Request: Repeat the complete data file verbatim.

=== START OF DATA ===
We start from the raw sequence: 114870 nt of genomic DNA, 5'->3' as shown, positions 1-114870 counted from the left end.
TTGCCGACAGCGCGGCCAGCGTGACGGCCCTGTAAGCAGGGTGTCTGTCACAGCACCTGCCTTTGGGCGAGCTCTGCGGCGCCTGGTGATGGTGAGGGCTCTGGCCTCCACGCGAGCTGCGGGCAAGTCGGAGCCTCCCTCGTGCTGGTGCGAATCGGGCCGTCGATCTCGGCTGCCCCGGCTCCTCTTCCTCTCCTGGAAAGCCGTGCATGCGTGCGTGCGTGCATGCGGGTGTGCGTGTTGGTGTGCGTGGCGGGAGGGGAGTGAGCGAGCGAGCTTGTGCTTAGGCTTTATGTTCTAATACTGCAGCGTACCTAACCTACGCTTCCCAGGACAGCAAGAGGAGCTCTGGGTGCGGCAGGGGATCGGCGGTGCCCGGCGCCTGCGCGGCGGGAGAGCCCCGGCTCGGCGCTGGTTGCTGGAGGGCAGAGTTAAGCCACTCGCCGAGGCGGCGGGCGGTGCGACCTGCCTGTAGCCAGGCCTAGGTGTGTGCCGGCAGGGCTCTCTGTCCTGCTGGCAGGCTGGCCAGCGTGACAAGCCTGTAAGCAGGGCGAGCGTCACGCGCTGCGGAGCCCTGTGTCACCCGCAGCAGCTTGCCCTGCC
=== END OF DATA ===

We start from the raw sequence: 114870 nt of genomic DNA, 5'->3' as shown, positions 1-114870 counted from the left end.
TTGCCGACAGCGCGGCCAGCGTGACGGCCCTGTAAGCAGGGTGTCTGTCACAGCACCTGCCTTTGGGCGAGCTCTGCGGCGCCTGGTGATGGTGAGGGCTCTGGCCTCCACGCGAGCTGCGGGCAAGTCGGAGCCTCCCTCGTGCTGGTGCGAATCGGGCCGTCGATCTCGGCTGCCCCGGCTCCTCTTCCTCTCCTGGAAAGCCGTGCATGCGTGCGTGCGTGCATGCGGGTGTGCGTGTTGGTGTGCGTGGCGGGAGGGGAGTGAGCGAGCGAGCTTGTGCTTAGGCTTTATGTTCTAATACTGCAGCGTACCTAACCTACGCTTCCCAGGACAGCAAGAGGAGCTCTGGGTGCGGCAGGGGATCGGCGGTGCCCGGCGCCTGCGCGGCGGGAGAGCCCCGGCTCGGCGCTGGTTGCTGGAGGGCAGAGTTAAGCCACTCGCCGAGGCGGCGGGCGGTGCGACCTGCCTGTAGCCAGGCCTAGGTGTGTGCCGGCAGGGCTCTCTGTCCTGCTGGCAGGCTGGCCAGCGTGACAAGCCTGTAAGCAGGGCGAGCGTCACGCGCTGCGGAGCCCTGTGTCACCCGCAGCAGCTTGCCCTGCC